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Newspaper Archive of
The Hinton News
Hinton, West Virginia
March 11, 2003     The Hinton News
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March 11, 2003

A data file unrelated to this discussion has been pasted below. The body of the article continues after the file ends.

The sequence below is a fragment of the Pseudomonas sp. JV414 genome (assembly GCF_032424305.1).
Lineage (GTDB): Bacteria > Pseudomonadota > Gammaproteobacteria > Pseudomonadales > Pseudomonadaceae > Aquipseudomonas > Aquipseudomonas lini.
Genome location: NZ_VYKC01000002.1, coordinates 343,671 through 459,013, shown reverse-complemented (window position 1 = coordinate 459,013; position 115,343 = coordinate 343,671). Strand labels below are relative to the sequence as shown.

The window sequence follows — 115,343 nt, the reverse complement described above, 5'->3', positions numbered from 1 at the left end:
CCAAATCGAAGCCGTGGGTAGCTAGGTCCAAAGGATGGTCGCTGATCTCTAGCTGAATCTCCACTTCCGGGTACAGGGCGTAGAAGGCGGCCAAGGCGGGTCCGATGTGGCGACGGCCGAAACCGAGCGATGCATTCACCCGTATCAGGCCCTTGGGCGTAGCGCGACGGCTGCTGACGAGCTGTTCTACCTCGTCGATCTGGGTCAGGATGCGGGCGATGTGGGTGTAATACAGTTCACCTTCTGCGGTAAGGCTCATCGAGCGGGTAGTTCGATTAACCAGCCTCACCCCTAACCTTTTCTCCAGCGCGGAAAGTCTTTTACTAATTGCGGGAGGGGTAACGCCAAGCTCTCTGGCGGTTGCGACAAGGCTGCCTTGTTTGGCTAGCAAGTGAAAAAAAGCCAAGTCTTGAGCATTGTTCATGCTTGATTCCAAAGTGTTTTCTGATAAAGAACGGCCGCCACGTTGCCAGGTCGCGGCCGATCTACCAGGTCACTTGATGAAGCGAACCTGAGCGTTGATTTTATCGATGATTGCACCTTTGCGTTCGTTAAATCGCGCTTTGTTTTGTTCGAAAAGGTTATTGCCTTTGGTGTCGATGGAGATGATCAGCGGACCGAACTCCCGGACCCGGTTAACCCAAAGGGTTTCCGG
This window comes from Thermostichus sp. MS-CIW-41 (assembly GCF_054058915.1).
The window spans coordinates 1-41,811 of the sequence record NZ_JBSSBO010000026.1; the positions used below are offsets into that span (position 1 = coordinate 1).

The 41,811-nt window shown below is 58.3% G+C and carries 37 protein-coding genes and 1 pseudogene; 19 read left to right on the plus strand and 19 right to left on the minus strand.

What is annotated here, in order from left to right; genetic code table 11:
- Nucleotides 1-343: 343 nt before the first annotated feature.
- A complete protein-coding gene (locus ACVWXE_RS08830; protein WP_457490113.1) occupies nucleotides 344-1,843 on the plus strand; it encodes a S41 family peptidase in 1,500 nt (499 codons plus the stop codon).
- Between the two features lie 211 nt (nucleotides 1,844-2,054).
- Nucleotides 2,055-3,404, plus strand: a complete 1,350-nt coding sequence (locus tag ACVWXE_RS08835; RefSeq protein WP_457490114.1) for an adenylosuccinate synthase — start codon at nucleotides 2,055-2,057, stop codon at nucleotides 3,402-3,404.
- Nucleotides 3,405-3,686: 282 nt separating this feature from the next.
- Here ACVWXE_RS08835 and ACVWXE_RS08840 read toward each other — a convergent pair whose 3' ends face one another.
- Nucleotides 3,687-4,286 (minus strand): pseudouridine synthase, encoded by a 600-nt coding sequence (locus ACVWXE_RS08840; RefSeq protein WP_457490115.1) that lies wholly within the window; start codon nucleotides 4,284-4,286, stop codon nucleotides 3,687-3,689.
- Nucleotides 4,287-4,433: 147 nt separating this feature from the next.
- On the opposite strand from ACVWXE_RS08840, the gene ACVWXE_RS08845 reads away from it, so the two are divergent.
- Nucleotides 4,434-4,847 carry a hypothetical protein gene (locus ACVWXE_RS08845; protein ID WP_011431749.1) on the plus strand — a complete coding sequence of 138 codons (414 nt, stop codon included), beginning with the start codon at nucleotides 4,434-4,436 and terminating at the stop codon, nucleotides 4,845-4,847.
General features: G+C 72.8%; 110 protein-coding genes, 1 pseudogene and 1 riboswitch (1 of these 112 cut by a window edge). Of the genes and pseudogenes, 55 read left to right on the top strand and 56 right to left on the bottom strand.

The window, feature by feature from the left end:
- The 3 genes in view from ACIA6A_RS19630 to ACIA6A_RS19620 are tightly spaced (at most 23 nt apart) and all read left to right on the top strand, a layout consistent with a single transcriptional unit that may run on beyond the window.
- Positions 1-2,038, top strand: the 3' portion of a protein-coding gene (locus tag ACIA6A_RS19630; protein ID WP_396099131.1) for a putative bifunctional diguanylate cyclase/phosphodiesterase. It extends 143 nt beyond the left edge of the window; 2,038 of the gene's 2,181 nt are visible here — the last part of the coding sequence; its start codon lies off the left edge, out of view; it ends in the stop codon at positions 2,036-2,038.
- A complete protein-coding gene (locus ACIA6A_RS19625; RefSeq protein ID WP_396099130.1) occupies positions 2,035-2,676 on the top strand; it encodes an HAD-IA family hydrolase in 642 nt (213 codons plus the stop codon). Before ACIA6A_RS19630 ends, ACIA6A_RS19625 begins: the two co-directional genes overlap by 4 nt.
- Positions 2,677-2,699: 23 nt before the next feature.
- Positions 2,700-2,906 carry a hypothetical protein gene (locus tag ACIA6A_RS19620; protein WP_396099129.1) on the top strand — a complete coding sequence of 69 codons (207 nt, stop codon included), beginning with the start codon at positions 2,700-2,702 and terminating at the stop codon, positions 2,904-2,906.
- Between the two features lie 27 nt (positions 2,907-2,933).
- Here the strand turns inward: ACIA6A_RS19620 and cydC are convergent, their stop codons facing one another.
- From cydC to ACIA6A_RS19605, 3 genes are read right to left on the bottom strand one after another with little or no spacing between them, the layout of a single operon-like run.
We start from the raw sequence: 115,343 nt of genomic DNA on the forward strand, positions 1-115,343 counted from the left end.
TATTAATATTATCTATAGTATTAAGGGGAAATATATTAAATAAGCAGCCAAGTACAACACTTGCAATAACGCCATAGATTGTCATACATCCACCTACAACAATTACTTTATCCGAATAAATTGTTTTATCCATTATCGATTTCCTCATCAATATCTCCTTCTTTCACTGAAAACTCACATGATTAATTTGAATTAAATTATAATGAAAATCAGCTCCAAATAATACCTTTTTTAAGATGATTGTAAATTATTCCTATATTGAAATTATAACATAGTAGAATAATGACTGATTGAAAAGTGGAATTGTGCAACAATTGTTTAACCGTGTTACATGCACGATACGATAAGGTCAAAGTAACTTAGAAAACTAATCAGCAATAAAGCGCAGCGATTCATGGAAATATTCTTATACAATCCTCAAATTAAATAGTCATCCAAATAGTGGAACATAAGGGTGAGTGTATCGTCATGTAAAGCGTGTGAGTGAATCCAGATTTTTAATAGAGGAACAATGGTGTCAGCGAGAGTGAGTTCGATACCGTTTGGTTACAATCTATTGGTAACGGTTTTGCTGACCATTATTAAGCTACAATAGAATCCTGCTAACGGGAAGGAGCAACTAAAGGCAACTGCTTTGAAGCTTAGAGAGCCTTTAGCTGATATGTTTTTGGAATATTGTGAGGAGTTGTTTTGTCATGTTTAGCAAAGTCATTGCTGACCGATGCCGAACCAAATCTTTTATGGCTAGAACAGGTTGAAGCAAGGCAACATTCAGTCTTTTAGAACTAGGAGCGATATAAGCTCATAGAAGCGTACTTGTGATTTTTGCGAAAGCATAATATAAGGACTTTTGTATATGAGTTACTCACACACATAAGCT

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! o i . The HINTON NEWS (Continuing the Hinton Dail' News & The Weekend Leader) Home of the W. Va. Water Festival 0 b 0 Volume 100 No. 48 Hinton, West Virginia Tuesday, March 11, 2003 50 Cents Progress Continuing on Avis Bridgc visits state Capitol By A1 Stone To those traveling in the area of the Avis Bridge, it is evident that construction has again resumed - you have only to look down along the railroad tracks and observe the progress. The large crane with its long boom is again busy driving pilings, and in the immediate vicinity of the old overheadbridge the footer for the abutment is being set. Pilings have been pounded into place, a metal grating has been laid and concrete walls have been poured on each side. Further down along the tracks you can see the tall pillar that has been erected and will act as a post on which the new bridge deck will rest. Deep gouges in the bank are visible and I have been advised that the digging along the tracks has gone about as far as it will go. Over the next several months, the banks wilI be smoothed to its maximum depth and terraced to provide the finished look. The large rock formations along Main Street will be blasted in order to widen it and allow ibr a proper entrance to the new roadway. I have been assured that the old cement block foundation located to the right of Ms. Sandra Mann's home will be removed so as to enhance the appearance of the bank. Efforts are continuing towards the removal of uninhabited and unsightly structures in the immediate area Starting where the old bridge ends, and extending about 200 feet towards the new pillar, fill dirt will be brought in for the new roadway to rest on as it works its way up onto the pillar. The bridge deck will then extend to the pillar on the other side of the tracks and down a gentle slope to pleasant Street. When asked about a date that the bridge deck will be in place I was told that it depends on many things, of which the weather is probably the most important. If we have favorable weather throughout spring, summer and fall, and if there are no unforeseen work stoppages, it may be possible for the deck to be on by late fall and the possible completion of the project about one year from Plea Entered For Harassing Phone Call A "no contest" plea was entered in Magistrate Court, Wednesday, for making an anonymous, harassing phone call to the Hinton News after the death of news contributor Phil Bagdon. Bluestone State Park Superintendent Philip Keith Cooper, 51 , entered the plea before Magistrate Jack Hellems for calling the press and saying "One down. Several more to go," Hellems said. "He admitted to making the call and making the statement," Hellems said. Bagdon was found dead at his home on Feb. 11 around 9 p.m. The call was made at 10:20 p.m. His body was sent to the medical examiner in South Charleston for an autopsy however the results of the autopsy have not been retemmd. Cooper, who is also a security guard at the West yirginia- American water plant at True, was fined $10 and court cost for a total of $125. He faced a possible penalty of a fine up to $500, or up to six months in jail, or both. now. When considering the harshness of the winter and its toll on our roads (especially the old Avis Overhead Bridge) the project completion can't come soon enough. I can't emphasis enough the care that each of us should use in crossing the existing Avis bridge. There is (and has been for some time) a weight limit and extensive repairs will not be done due to its being replaced. The faster cars travel on it, the more damage is done - please keep that in mind! Over the past several weeks, I've had the pleasure of working intimately with the City's maintenance department on several projects. During this time, I've observed not only their handling of the city's equipment, but I've also observed others handling needed and expensive heavy equipment to build roads and bridges or correct complicated situations brought on by the harsh winter. My hat is offto all these persons who perform so well and maneuver these large beasts with such dexterity. And my compliments to Hinton's other emergency personnel who have shown their true colors under the stress of rain, sleet, snow and just plain old winter weather. Express your appreciation next time you see them. And, I'd like to say thank you to everyone who took the time to vote in Saturday's election. The wise choice to c0ntitme the 29 year old levy will enstir'e'the Chirrent level of services witlMmt interruption. Had the levy been unsuccessful, many services offered by your city would have had to have been curtailed. The overwhelming support for this item gives a clear mandate for Mayor Mathews and her efforts. Indictment Returned for Murder3rd Time By Fred Long The grand jury, last week, issued an indictment against a Hinton man for the third time charging him with the October 1988 murder of Hinton business owner Harvey Pack. Don Garfield Galloway, who is also wanted on a felony complaint for violating conditions of his parole for an earlier drug conviction, and for fleeing from the custody of his parole officer; did not appear in court to answer the indictment and a bench warrant will be issued for his arrest, County Prosecutor Jim McNeely said. Galloway, 36, was first indicted with the charge in May 1992. Ten- months later the charge was dismissed, without prejudice, which meant he could be re-indicted. It wasn't until Sept. 2000 that a second indictment was returned; while, at the time, he was serving a prison +sentence for a guilty plea to a drug charge. Galloway was scheduled to stand trial on the murder charge in July 2001, but on the morning of the trial outwitted the state by dismissing his court appointed attorneys and hired Lewisburg attorney Paul Detch. Detch argued th state premitted an unreasonable delay before returning the second indictment and argued that no new evidence had come forth to warrant a second indictment. In Nov. 2001 Galloway entered into a agreement with the state to dismiss the indictment and would waive all rights to pre-indictment delay should the state seek another indictment before Dec. 2003. ARer that date the state would be forever barred from seeking an indictment against him for the Pack murder. Last Wednesday afternoon, Circuit Judge Robert Irons signed an order for the agreement and dismissed the indictment. Minutes later State Police Sgt. Mike Spradlin, who specializes in old murder cases, was presenting the case to the grand jury. "We went in knowing one of two things was going to happen," McNeelysaid. "We were going to get a new indictment and a fresh start, or we would not get an indictment. We got the indictment." Pack was found dead at this lower 3rd Ave. bar Oct. 17, 1988. Detch has said new evidence suggests that Pack could have been killed during a time when Galloway can account for his whereabouts. Other indictments follow: Carlos Davis, 31, of Hinton, two counts of delivery of a controlled substance to a confidential informant, crack cocaine, on the testimony of Sheriff Chief Deputy "Butch" Worley. Toni Lynn Martin, 41, of Pipestem, one count of possession with intent to manufacture methamphetamines, on the testimony of Worley. Steven Ray Gill, 27, of Talcott, one count of possession of a controlled substance with intent to deliver, marijuana, on the testimony of Worley. Timoth Epperly, 25, of Nimitz, two counts of delivery of an imitation controlled substance to a confidential informant and one count of delivery of a counterfeit controlled substance to a confidential informant, on the testimony of Worley. Steven Albert Gill, 20, of Sandstone, one count of possession of a controlled substance with intent to deliver, on the testimony of Worley. Charles Nathaniel Brown, 51, of Hinton, 19 counts of possession of a controlled substance with intent to deliver, lorcets, on the testimony of Worley. Corbett Maurice Carter, 25, of Beckley, two counts of delivery of an imitation controlled substance to a confidential informant and one count of delivery of a counterfeit controlled substance to a confidential informant, on the testimony of Worley. Oscar McKinnley Adkins, 20, of Jumping Branch, and Jason Pittman, 19, of Hinten, four counts of breaking and entering and two counts of petit larceny, on the testimony of Worley. Joshua Steven Comer, 21, of Alderson, one count of breaking and entering and one count of petit larceny, on the testimony of Sgt. J. C. Miller. Paul R. Cyrus, 33, Jason E. Pittman, 19, and Adam Lee Gill, 25, all of Hinten, one count of breaking and entering and one count of grand larceny, on the testimony of Sgt. Miller. David Scott Dunbar, 18, Owen Bert Crowe, 21, and Brian Schilling, 21, all of Alderson, one count of burglary, two counts of destruction of property and one count" of casting away a floating craft, on the testimony of Sgt. Miller. Josh Steward, 18, of Jumping Branch, one count of sexual assault in the second degree, on the testimony of Sheriff Garry Wheeler. Paul D. Miller, 37, of Denton, N.C., one count of failure to meet an obligation to provide support to a minor, on the testimony of SHeriff wheeler. Elijah McBride, 22, of Pipestem, one count of burglary and four counts of uttering, on the testimony of Sheriff Wheeler. Paul R. Cyrus, 33, and Jason E. Pittman, 19, both of Hinton, one count of breaking and entering and one count of petit larceny, on the testimony of Sheriff wheeler. Jack Richard Givens, Jr., 41," of Dublin Va., one count of breaking and entering, on the testimony of Sheriff wheeler. Donna Mize, 47, of Hinton, one count of obtaining welfare assistance by making false statements, on the testimony of Brian Ballengee. Christopher James Cod3/, 25, Ballard, two counts of receiving stolen property, on the testimony of Trooper S. S. Keaton. John Arch Bennett, 42, of Hinton, one count of failure to meet an obligation to provide support to minors, on the testimony of Trooper First Class A. S. Reed. Terena Christian, 32, of Forest Hill, four counts of forgery and four counts of uttering, on the testimony of Sheriff's Deputy R. L. Bircham. Billy L. Furrow, 45, of Union, one count of third offense DUI, on the testimony of HintonAssistant Chief Jimmy Wills. Charles Dennis Ward, 26, of Hinton, one count of nighttime burglary, on the testimony of Patrolman Joshua Martin. House Page Ashleigh Obugune had the opportunity to visit the State Capitol. During her tour she met with Speaker of the House Robert Kiss (D) and state lawmakers Linda Sumner (R) and Ron Thompson (D) who welcomed her to the House chamber. After the floor session, the 27th. District representatives invited her to the podium to experience a different view of the House chamber. Pictured L-R: Speaker Kiss, Ashleigh Obugune, Delegate Sumner and Delegate Thompson. By Mayor Cleo Mathews Many, many thanks to all of you who helped with tle renewal of the City of Hinton Levy. This was a great community effort. Thank you to the voters, workers, people who helped recruit poll workers, and Brenda Bentley who took charge of the project and made it happen. The renewal of the levy indicates that the citizens care for this community. It is a go ahead signal for continued progress our community. I met with Wayne Ryan Sunday at the Bellepoint Park and finalized plans for refurbishing the basketball court and tennis court areas. While the Corps of Engineers has big plans for the entire Bellepoint Park area including two baseball fields, implementation,of tl plans may be eight years down the road. The City of Hinton will step up to the plate and make isme improvements to the play area now. It is not fair to make the children of the community to wait until the Dam Safety Assurance project is completed. A word about the Consolidated Fund in Charleston. State Law requires that funds that are not immediately needed by a governmental body be deposited in a State Consolidated Fund so they can draw interest. The governmental body can draw them down as they are needed. The City of Hinton has money on Voters Approve City 3-Year Levy Hinton voters, Saturday, approved a 3-year city levy by one of the largest turnouts in the recent past; but it was still less than 20% of the registered voters. Three years ago 193turned out to vote on the levy. That year voters at the Hinton Area Elementary cast a majority vote against it, but the levy went on to capture 150 votes to 43 keeping it in place for another three years. Saturday, 253 upstanding and progressive citizens voted for the levy while 88 individuals voted against it. It was approved in each of the city's four precincts. In the West End the vote was 64 to 22. At City Hall it was approved by 55 to 20. Hinton Area Elementary gave it 18 votes to 16 and Bellepoint finished with 116 to 30. Pre-publicity early Saturday morning is believed to have contributed to the larger than usual turnout of citizens for the levy. The levy has been. on the books for the past 29-years. The levy will add an estimated $83,287 to the city budget each of the three years beginning July 1. Distance-Learning Computer Lab The towering mountains surrounding Hinton will become less of a barrier this March as Mission W. Va., Inc., a statewide not-for- profit organization, and a unique group of southern W. Va. partners unveil a distance-learning and computer lab that will help the community bridge the digital divide though the Internet. The 15-computer lab is designed to give people access to new computers and the Internet while providing an option for youth and adult learners who would like to attend college or continuing education classes. Now, through the use of distance-learning equipment and partnerships with several area groups, they can do so without leaving their community. "This is one of the main goals of Mission W. Va. - to use technology to diminish the barriers to education and skill development which are so often caused by our state's geography," said Chris A. Wood, Executive Director of Mission W. Va. "With the help of forward- thinking sponsors like the Hugh I. Shott Jr. Foundation of Bluefield, and other partners including Concord College, Summers County High Schools and the Southern W. Va. Technology Association, we are finding ways to overcome isolation, promote communication and encourage the development of new ways of learning," Wood said. The Hinton site is the first of two Mission W. Va. distance-learning labs in southern W. Va. provided by , a grant from the Shott Foundation. The second site, located at Bluefield State College, will be opened in the coming weeks. Both sites are accessible to the public. A ribbon-cutting ceremony for the new distance-learning lab has been set for March llth., at 10:00 a.m. at the Summers County High School. Additional information may be obtained locally by calling Sarah Brown at the Summers County Board of Education or Jim Wallace of the Southern W. Va. Technology Association. deposit that the City does not immediately ave& We will need to draw money to repair damage incurred by this harsh winter, other projects we are committed to, and we may need to draw money for unemployment obligations that we were not aware had been incurred. I am also trying to accumulate money to help pay for the much needed fire station. TO service a loan for the $1.2 million dollar cost of a fire station, the City would have to make a payment of over $9,000 a month. The City cannot afford that. The strategy is this. We try to have $200,000 of City money to invest in the project. This will hopefully attract some grant money and the City will borrow the rest. Hydroelectric power at Bluestone Dam could make the task much easier, but we aren't there yet. Speaking of hydroelectric power at Bluestone Dam, we found out Friday the Secretary of the Army has given Colonel Rivenburgh of the Huntington District office to the U.S. Corps of Engineers authority to sign a memorandum of agreement with the Tri-Cities Power Authority to perform .such work as is necessary to approve the design of hydroelectric generating facilities at Bluestone Dam and comply with the National Environmental Policy Act. However, some changes have been made to the document Tri- Cities Power Authority had negotiated with the Huntington Office. At this point I do not know whether the changes are significant enough to break the deal. We will know by the end of the week. Regardless, we will keep on trying to make progress on this important project. Friday I, represented Hinton at a luncheon meeting held at the Huntington District Corps o Engineers Office. Lt. General Robert Flowers, Chief of Engineers for the Department of the Army, was visiting the Huntington District Office. He was thoroughly briefed on the Bluestone Dam hydroelectric project and feels that it is a good project that should be completed. He said call him if we needed help. It was a great experience. The County Department of Highways is always great to work with. Last ThUrsday I called Summers County DOH and asked them if they could give us some relief with the holes on the overhead bridge. Friday the holes were patched. We all thank you. ARH did a great job Friday with the Head Start school bus wreck emergency. The community is fortunate to have such a well- trained, competent group of people ready to assist in any emergency.